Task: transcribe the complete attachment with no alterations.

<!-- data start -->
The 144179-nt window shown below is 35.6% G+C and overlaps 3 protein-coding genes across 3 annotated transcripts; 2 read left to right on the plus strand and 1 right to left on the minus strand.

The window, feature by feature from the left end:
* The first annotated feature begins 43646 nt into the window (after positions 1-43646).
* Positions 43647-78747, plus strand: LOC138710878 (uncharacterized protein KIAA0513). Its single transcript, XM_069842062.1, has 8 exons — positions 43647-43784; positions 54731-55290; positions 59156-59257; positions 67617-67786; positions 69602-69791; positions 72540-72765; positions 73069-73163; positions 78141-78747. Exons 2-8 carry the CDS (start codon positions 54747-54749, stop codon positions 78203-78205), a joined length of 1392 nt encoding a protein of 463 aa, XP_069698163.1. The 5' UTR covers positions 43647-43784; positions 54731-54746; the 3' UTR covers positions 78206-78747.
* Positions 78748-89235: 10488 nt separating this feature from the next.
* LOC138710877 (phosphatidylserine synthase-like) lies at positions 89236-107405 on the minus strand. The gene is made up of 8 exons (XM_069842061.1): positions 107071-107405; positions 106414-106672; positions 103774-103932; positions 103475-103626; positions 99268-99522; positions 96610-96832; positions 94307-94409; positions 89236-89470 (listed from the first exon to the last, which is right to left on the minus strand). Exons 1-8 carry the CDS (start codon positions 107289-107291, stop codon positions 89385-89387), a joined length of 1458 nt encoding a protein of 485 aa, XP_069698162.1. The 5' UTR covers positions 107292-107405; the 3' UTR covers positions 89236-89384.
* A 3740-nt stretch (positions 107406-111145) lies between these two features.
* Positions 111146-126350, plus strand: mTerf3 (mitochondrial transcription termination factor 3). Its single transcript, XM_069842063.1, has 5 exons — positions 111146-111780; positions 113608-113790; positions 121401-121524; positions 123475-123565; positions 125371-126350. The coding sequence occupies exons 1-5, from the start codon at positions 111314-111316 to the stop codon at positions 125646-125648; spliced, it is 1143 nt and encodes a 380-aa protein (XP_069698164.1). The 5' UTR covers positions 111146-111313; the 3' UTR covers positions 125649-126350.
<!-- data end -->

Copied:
The 144179-nt window shown below is 35.6% G+C and overlaps 3 protein-coding genes across 3 annotated transcripts; 2 read left to right on the plus strand and 1 right to left on the minus strand.

The window, feature by feature from the left end:
* The first annotated feature begins 43646 nt into the window (after positions 1-43646).
* Positions 43647-78747, plus strand: LOC138710878 (uncharacterized protein KIAA0513). Its single transcript, XM_069842062.1, has 8 exons — positions 43647-43784; positions 54731-55290; positions 59156-59257; positions 67617-67786; positions 69602-69791; positions 72540-72765; positions 73069-73163; positions 78141-78747. Exons 2-8 carry the CDS (start codon positions 54747-54749, stop codon positions 78203-78205), a joined length of 1392 nt encoding a protein of 463 aa, XP_069698163.1. The 5' UTR covers positions 43647-43784; positions 54731-54746; the 3' UTR covers positions 78206-78747.
* Positions 78748-89235: 10488 nt separating this feature from the next.
* LOC138710877 (phosphatidylserine synthase-like) lies at positions 89236-107405 on the minus strand. The gene is made up of 8 exons (XM_069842061.1): positions 107071-107405; positions 106414-106672; positions 103774-103932; positions 103475-103626; positions 99268-99522; positions 96610-96832; positions 94307-94409; positions 89236-89470 (listed from the first exon to the last, which is right to left on the minus strand). Exons 1-8 carry the CDS (start codon positions 107289-107291, stop codon positions 89385-89387), a joined length of 1458 nt encoding a protein of 485 aa, XP_069698162.1. The 5' UTR covers positions 107292-107405; the 3' UTR covers positions 89236-89384.
* A 3740-nt stretch (positions 107406-111145) lies between these two features.
* Positions 111146-126350, plus strand: mTerf3 (mitochondrial transcription termination factor 3). Its single transcript, XM_069842063.1, has 5 exons — positions 111146-111780; positions 113608-113790; positions 121401-121524; positions 123475-123565; positions 125371-126350. The coding sequence occupies exons 1-5, from the start codon at positions 111314-111316 to the stop codon at positions 125646-125648; spliced, it is 1143 nt and encodes a 380-aa protein (XP_069698164.1). The 5' UTR covers positions 111146-111313; the 3' UTR covers positions 125649-126350.